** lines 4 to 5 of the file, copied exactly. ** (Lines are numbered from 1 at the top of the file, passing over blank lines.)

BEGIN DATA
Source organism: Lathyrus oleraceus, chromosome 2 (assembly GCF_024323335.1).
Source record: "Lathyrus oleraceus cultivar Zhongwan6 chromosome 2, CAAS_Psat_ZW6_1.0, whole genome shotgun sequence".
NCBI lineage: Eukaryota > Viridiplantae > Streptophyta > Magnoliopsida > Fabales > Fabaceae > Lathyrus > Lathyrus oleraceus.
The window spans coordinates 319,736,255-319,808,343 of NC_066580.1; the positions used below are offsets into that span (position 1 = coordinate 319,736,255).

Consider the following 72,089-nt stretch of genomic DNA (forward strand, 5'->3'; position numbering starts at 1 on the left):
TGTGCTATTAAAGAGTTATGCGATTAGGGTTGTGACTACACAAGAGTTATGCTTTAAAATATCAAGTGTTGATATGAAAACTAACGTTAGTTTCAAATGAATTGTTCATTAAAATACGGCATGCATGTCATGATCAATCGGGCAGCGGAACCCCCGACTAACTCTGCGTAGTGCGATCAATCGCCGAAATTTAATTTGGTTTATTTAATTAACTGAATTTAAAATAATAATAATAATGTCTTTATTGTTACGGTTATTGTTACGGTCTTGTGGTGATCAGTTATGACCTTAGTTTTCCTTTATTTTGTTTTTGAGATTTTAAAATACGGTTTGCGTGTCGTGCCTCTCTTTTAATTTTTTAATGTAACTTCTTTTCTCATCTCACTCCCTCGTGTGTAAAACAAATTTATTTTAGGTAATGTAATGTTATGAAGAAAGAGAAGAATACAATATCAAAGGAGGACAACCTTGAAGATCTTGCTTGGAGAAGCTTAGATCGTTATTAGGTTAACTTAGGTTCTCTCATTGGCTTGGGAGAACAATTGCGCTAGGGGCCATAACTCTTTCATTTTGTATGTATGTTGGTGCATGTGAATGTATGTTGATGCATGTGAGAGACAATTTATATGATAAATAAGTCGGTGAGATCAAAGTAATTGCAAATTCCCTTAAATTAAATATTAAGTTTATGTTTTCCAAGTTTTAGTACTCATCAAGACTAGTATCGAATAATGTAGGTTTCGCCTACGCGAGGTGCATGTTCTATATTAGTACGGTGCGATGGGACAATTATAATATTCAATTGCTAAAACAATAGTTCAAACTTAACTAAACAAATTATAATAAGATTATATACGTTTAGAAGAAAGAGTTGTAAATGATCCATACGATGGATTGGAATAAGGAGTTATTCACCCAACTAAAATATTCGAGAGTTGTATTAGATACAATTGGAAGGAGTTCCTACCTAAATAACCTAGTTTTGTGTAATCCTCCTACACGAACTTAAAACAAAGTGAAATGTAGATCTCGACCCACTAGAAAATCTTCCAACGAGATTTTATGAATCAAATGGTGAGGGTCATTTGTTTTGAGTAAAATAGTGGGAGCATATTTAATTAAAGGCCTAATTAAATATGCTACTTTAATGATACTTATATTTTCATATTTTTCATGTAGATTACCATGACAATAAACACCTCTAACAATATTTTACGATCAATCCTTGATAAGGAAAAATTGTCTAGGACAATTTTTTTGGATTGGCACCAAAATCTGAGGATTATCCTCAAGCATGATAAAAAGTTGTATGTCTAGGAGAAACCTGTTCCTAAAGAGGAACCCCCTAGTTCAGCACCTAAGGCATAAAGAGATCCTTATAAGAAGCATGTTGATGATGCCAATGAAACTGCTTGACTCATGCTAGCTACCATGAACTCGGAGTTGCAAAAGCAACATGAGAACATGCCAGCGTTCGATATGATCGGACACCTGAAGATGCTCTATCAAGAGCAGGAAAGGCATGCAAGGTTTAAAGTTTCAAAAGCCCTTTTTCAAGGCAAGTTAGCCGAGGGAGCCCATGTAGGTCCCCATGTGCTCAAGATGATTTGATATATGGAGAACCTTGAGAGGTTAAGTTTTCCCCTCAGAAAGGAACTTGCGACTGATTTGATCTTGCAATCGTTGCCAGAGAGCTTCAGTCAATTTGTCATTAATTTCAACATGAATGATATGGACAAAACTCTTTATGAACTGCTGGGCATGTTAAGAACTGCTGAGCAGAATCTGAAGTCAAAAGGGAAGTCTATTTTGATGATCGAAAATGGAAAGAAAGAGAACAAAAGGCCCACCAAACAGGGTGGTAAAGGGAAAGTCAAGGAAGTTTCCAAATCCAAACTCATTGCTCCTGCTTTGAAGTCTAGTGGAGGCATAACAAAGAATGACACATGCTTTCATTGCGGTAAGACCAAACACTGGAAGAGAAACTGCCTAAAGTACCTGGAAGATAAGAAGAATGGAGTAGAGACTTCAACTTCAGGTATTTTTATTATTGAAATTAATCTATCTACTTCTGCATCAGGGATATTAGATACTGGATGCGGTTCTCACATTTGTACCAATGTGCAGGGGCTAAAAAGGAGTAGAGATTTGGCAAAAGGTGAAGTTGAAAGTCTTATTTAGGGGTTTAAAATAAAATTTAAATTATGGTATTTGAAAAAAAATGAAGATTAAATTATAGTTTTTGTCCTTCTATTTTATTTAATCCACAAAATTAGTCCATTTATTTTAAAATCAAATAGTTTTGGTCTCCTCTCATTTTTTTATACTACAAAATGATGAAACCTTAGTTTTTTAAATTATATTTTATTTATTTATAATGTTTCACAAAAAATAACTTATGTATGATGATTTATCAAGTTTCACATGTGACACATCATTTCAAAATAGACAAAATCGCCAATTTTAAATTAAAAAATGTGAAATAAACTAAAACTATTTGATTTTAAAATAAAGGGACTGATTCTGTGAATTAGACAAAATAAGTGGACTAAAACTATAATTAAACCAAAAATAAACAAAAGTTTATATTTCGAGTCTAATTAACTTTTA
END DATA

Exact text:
The window spans coordinates 319,736,255-319,808,343 of NC_066580.1; the positions used below are offsets into that span (position 1 = coordinate 319,736,255).

Consider the following 72,089-nt stretch of genomic DNA (forward strand, 5'->3'; position numbering starts at 1 on the left):